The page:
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Interview: Nicholas Serota

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Will Gompertz | 12:59 UK time, Tuesday, 11 May 2010

The contemplative silence in the gallery is broken by Sir Nicholas Serota's noisy entrance. He doesn't declare his arrival with a bellowed salutation; that would be vulgar. It's the click, click, click of his shoes on the bare wooden floors of Tate Modern that heralds his appearance.

His presence at Tate, where he has been in charge since 1987, is such that the disembodied sound of his shoes has the same effect on his staff as the clock-eating crocodile has on Captain Hook (I know - I worked for him for 7 years).

Interviewing him now, just a few months after receiving a generous Serota send-off, is a bit weird. It is the journalist's stock-in-trade to ask searching and personal questions: to be a dispassionate inquisitor. Giving your old boss the once-over while the ink is still wet on your leaving card feels plain impertinent.

Still, a man's gotta do what a man's gotta do. In this video, Serota talks about the past, present and future of Tate Modern.

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Then off he goes, the echoing timbre of his shoes leaving a reminder of his recent presence like a vapour trail.

I suspect the sound that Serota's shoes emit is produced by blakeys, those half-moon metal strips that attach to the heel of a shoe to prevent it from wearing down. They give more away about him than he himself ever would: they are quintessentially public-school, British, officer-class, authoritative, hard-wearing, cost-effective, sensible, singular, frugal, practical and in a low-key way, ever-so-slightly flamboyant.

Comments

  • Comment number 1.

    You obviously have serious unresolved issues with your time with Sir Nicholas Serota. This I am afraid to say speaks more about you than him.

    What I most miss about Bankside Power Station is that it was once providing electricity. I would just love to see a real turbine hall full of rather old, but working machines and giving true life to the building. I find Tate Modern a curious place - but rather sad, much like walking inside a freshly gutted giant whale.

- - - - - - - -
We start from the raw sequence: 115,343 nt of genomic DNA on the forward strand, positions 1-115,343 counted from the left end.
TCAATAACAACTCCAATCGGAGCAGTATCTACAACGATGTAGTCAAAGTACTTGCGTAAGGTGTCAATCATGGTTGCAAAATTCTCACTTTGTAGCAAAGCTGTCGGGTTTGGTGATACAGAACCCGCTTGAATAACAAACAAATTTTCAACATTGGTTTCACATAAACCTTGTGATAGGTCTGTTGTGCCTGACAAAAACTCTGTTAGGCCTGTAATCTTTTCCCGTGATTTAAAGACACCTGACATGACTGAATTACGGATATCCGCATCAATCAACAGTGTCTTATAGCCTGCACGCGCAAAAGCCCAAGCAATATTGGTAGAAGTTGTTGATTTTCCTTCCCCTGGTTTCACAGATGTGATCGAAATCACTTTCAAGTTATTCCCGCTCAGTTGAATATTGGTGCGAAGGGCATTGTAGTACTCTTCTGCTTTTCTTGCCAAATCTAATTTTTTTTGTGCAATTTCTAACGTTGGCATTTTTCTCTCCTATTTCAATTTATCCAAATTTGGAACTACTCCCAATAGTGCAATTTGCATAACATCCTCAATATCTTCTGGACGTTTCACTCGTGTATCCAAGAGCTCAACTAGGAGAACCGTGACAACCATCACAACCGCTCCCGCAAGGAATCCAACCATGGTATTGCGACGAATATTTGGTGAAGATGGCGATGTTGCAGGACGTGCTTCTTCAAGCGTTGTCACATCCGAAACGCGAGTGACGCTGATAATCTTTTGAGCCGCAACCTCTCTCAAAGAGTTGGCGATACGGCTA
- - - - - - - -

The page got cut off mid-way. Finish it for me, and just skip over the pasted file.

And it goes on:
It could never have had the elegance of the Musée d'Orsay as the architecture was far too dull and utilitarian, but Turbine Halls should have Turbines. When I walk in I feel empty. I expect a space full of energy and mechanical strength, like the Steam Museum at Kew, but I feel this robbed out tomb is just so sad. (But also an exemplar for the decline and fall of the Nation - we can't even make our own electricity any longer.)

    You should speak to Sir Nicholas Serota about his shoes! Or get some yourself if you lack confidence and need to make such an entrance!

  • Comment number 2.

    "You obviously have serious unresolved issues with your time with Sir Nicholas Serota. This I am afraid to say speaks more about you than him."

    You obviously feel you can make statements about someone's personality from their blog post. This I am afraid to say speaks more about you than him.

  • Comment number 3.

    #2. SoxSexSax wrote:

    ""You obviously have serious unresolved issues with your time with Sir Nicholas Serota. This I am afraid to say speaks more about you than him."

    You obviously feel you can make statements about someone's personality from their blog post. This I am afraid to say speaks more about you than him."

    Do you not recognise the internal contradiction in what you yourself have written about what I have written?

    Will Gompertz chose to start his blog entry by making reference to Sir Nicholas Serota's noisy entry which I did not really appreciate - this man is an arts administrator who has the role of safeguarding a small portion of the UK's art heritage - I don't really care if he wears carpet slippers or co-respondents brogues - it is not relevant to his performance. It is like discussing the late Albert Pierrepoint's choice of necktie - it is irrelevant to the task entrusted to him.

    I interacted with the blog because I wished to express my view about Tate Modern I am actually disinterested in whether Sir Nicholas Serota went to a public school or not (It was Haberdashers Askes Boys School by the way.) I am concerned with a critique of his performance and indeed of the performance of the interviewer! It is my opinion that being in awe of shoes is a sad, uninformative and unenlightening state to be in as an interviewer verging on retifism perhaps! Perhaps you think otherwise?

  • Comment number 4.

    @john_from_hendon i think we can still produce our own electricity, we just (rather sensibly) decided not to do it in the centre of London..

 

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